Israel and the UAE have been engaged in secret normalisation talks since the 1990s, according to an exposé published by the New Yorker.
Released yesterday, the exposé provides detailed insights into decades of behind-the-scenes meetings and initiatives between the two powers aimed at a normalisation of relations. It reveals that "the secret relationship between Israel and the UAE can be traced back to a series of meetings in a nondescript office in Washington D.C after the signing of the Oslo Accords."
This particular meeting discussed the possibility of the UAE purchasing F-16 fighter jets from the US. Both the UAE and US were concerned that such a move would provoke protestations from Israel, but a diplomat at the Israeli Embassy in Washington, Jeremy Issacharoff, explained "the Israelis wanted the opportunity to discuss the matter directly with the Emiratis."
In 1994, a US consulting firm provided assistance to Jamal S. Al-Suwaidi, an Emirati academic who was establishing a government-backed think tank called the Emirates Centre for Strategic Studies and Research. This "became a conduit for contacts with Israel," facilitating meetings between Al-Suwaidi and Issacharoff in a private office in Washington. A former official told the New Yorker "this was all done off the record, unofficially" so that both the Israelis and the Emiratis could say "the meeting never happened".
In the years that followed, such back-channels were fostered by Israel and the UAE. The Crown Prince of Abu Dhabi, Mohammed Bin Zayed, completed the F-16 deal, despite knowledge that the aircraft contained Israeli technology. Bin Zayed gave Al-Suwaidi his blessing to bring delegations of influential American Jews to Abu Dhabi to meet with Emirati officials. An intelligence-sharing relationship emerged from these preliminary contacts.
While these early overtures took place with the full knowledge of US administrations, Israel-UAE relations reached a peak around 2016. The New Yorker explains that:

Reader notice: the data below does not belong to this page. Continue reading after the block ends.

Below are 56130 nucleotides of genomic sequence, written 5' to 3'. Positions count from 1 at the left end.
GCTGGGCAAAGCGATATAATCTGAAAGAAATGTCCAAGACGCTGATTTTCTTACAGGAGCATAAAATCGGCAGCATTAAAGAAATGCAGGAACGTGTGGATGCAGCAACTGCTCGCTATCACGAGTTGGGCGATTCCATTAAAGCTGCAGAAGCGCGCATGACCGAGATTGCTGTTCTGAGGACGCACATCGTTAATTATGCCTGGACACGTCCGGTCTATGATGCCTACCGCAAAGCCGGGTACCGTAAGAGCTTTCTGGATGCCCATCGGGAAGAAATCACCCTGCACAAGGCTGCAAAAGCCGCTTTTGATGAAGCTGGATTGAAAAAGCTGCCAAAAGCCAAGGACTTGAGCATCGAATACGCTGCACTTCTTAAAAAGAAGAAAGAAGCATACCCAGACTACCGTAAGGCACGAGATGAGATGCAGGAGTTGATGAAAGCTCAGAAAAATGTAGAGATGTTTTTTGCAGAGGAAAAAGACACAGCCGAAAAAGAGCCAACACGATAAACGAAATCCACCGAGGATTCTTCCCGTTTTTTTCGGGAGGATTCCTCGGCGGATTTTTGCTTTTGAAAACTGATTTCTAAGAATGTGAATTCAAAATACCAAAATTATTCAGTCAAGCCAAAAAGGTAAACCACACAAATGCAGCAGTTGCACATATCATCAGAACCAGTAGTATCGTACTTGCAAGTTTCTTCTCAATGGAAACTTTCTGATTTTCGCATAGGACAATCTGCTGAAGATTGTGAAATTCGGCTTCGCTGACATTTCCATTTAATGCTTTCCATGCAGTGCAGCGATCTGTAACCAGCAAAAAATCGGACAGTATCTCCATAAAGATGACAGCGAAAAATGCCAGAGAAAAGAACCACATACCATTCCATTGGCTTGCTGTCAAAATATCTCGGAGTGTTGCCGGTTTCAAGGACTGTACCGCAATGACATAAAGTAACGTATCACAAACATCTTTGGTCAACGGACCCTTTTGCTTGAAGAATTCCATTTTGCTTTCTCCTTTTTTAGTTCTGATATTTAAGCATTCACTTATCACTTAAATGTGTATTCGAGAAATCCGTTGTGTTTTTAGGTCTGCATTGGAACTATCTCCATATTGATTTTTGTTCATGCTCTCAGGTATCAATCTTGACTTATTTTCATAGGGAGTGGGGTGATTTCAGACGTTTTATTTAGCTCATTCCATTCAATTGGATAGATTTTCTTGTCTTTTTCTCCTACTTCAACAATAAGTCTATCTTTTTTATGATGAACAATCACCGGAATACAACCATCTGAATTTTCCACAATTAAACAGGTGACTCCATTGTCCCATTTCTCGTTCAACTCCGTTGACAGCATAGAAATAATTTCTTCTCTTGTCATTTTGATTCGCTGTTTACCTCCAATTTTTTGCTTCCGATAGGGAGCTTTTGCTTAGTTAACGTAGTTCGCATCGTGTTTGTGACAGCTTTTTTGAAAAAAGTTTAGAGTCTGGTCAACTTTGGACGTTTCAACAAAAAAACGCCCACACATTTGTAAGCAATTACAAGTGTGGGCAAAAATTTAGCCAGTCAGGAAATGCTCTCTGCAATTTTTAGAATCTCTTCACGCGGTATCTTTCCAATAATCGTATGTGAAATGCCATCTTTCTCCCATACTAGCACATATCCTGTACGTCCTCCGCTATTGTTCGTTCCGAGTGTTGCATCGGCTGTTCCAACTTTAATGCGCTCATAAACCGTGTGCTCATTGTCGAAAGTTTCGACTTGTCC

Toward the end of Obama's second term, US intelligence agencies learned of phone calls between senior UAE and Israeli officials, including calls between a senior Emirati leader and [Israeli Prime Minister] Netanyahu. Then US intelligence agencies picked up on a secret meeting between senior UAE and Israeli leaders in Cyprus. US officials suspect that Netanyahu attended the meeting, which centred on countering Obama's Iran deal. The Israelis and the Emiratis didn't inform the Obama Administration of their discussions.
Much of this Israel-UAE cooperation is believed to have been driven by a "my enemy's enemy is my friend" approach towards increasing Iranian influence in the region. Both parties have made extensive efforts to influence US policy towards Iran, particularly in relation to the scrapping of the Iran nuclear deal which eventually bore fruit in May.
Yet the exposé emphasises that, for Israel, the benefits of public normalisation between it and key Gulf players could be profound and play a crucial role in any future negotiations with the Palestinians. According to Adam Entous, the author of the New Yorker report:
The Gulf leaders represented Israel's best hope in generations for securing acceptance in the region.
Israel hopes that Gulf-state support for the Palestinian cause, which it sees as lukewarm if not apathetic, will wane in the face of economic and regional strategy benefits cooperation with Israel could bring. When President Trump announced in December that he would recognise Jerusalem as the capital of Israel and relocate the US Embassy, "the public reaction from Arab capitals was noticeably mild." When in May the Embassy officially opened and over 120 Palestinian demonstrators were killed during the Great March of Return, Israel regarded the "ritual denunciations and support for the Palestinians" issued by Gulf States as "unmistakably bland" and evidence that "their emphasis had shifted away from the Palestinians."
The exposé concludes that "Netanyahu hopes that [Gulf] leaders will take steps to recognise Israel – a moment that the Palestinians […] would be loath to see." Thus far, the UAE has stopped short of public normalisation with Israel.